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The road curved around to the left and Suffolk Downs came into view. It was a dismal November morning, dark and dreary and drizzling. The joint looked like a factory, I thought. A dirty, dingy factory. There was a fence around the grounds, topped by barbed wire. "What's the fence for?" I asked. "To keep the people in or out?"
I knew what the first item on the agenda was going to be. I was going to tear that barrier down.
Shortly before the gates were opened on April 19, 1969, my first racing day as a track president, I found myself gazing out at 10,000 empty grandstand seats. Ten thousand seats, freshly painted royal blue. I've spent my life putting people into just those kinds of seats. But that day I was at a loss.
We were hoping for 30,000 spectators and a record handle of $2.5 million. Everything that could be done had been done, and still I didn't know. In a ball park, you can take your advance sale, put it into an equation with the attraction and the weather, and estimate within 1,000 of what the attendance will be. But at racetracks there is no advance sale. You have nothing to go by except the day of the week and the seat of your pants.
This is not an idle guessing game. Decisions must be made. How many mutuel clerks are you going to put on? How many ushers will you hire? What kind of parking facilities must be readied? If you've estimated 21,000 people and get 19,000, you are 10% overstaffed. Turn the figures the other way, and you are not providing the services that customers are entitled to. On a racetrack there are hundreds of explanations when the figuring is off. A New England favorite is, "It was such a nice day, everyone went to the Cape." A week later, under similar circumstances, you estimate 19,000 and get 23,000. It was such a nice day, everyone decided to come to the track.
Admittedly, I had complicated whatever equation there might have been by cutting off all free passes to Suffolk. If everyone in Boston who had told me they were never going to set foot inside the track again kept their word, we would set a record for nonattendance. No question about that.
The first time I saw a Suffolk balance sheet, I was appalled. Out of a total attendance of 804,512 the previous year, less than 30,000 had paid. As nearly as I could discover, 50,000 season passes were being sent out before each meeting. Judge John C. Pappas, one of the track's early owners, had been a liquor distributor, and tickets by the stack were still available at liquor stores. Every small-town newspaper in New England was sent what were called press passes, though they were in reality the same as any other pass. The sports editor of any paper of appreciable size received a minimum of 20 a day. Legislators were getting 500 passes apiece, and every peanut politician was on the list for 100.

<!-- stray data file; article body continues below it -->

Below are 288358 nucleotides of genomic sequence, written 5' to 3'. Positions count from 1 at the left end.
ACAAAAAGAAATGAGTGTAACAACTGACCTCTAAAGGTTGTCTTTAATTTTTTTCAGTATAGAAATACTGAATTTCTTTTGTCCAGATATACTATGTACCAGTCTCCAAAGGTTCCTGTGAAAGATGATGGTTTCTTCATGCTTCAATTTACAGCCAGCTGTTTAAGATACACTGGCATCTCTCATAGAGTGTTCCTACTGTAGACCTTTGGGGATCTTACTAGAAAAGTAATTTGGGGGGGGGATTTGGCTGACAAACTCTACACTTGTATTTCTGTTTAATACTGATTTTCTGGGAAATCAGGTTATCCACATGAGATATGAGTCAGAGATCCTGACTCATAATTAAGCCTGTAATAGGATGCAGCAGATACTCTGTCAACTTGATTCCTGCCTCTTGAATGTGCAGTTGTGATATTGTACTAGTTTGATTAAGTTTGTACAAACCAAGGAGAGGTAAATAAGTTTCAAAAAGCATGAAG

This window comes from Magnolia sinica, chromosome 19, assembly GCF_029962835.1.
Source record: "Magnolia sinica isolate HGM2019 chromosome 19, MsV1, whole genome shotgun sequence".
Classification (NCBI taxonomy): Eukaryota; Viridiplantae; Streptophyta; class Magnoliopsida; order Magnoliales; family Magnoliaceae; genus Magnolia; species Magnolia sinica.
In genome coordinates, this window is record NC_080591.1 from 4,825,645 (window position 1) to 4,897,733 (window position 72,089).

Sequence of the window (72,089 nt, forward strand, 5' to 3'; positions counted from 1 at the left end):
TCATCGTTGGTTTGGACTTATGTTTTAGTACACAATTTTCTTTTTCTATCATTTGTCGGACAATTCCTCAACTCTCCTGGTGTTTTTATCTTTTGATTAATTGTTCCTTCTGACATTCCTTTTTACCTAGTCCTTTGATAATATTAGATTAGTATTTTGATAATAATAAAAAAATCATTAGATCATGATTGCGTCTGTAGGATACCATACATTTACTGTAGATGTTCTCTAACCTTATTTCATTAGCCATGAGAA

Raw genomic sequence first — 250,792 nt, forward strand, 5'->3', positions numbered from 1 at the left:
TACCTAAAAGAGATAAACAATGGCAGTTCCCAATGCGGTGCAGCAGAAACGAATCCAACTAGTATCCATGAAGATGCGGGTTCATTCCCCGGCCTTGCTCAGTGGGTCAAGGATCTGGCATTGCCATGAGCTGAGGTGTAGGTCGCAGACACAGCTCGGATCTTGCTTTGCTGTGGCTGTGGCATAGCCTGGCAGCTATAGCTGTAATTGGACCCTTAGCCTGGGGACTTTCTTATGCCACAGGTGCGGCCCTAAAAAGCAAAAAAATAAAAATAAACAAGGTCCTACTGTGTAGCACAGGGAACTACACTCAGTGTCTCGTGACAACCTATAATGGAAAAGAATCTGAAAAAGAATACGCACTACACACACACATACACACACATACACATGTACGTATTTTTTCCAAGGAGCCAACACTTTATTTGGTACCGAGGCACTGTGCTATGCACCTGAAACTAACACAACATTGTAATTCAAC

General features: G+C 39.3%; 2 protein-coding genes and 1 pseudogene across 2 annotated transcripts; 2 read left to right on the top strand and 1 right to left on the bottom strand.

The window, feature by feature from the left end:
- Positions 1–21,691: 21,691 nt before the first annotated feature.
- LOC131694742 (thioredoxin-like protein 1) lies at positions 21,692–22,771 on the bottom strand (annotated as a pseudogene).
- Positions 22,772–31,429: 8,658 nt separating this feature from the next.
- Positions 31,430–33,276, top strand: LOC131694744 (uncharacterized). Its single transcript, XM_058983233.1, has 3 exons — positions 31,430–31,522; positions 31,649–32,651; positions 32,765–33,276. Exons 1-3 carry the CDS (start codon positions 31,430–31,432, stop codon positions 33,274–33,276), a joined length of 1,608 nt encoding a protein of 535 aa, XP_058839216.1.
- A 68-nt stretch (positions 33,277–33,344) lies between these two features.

Each new regime tried to cut off the passes, I was told rather indulgently, but with the drop in attendance and the flak from the politicians, none of the owners had been able to gut it through the first week. The pols counted on the passes for the party faithful. And the bettors simply refused to pay for something they had come to feel was their due.
For each and every caller I had the same answer: "If my dear mother asked me for a pass, I couldn't oblige her. There are no passes. We didn't print any." As far as you are personally concerned, I would add when speaking to a politician, we will be honored to have you as our guest any time you want to come—"All you have to do is call." Maybe I was a little frisky, but I wasn't crazy. To make a pol pay for anything would shake the very foundations of our civilization. But now, on opening day, I was having pause for thought.
The weather wasn't helping one bit. It had been raining off and on all morning. A few crab apple trees sat forlornly in the infield, their roots wrapped in burlap. For that the blame or credit was mine. I had made a decision, with malice aforethought, to plant them in full view of the customers. In part it was to let everybody see—and if they were the right sort, sympathize with—how rushed we had been preparing for the opening. That was hardly the most impelling reason, though; my mind runs along far more devious paths. The real reason was to demonstrate to our customers that our program of renovation was alive and well and on-going.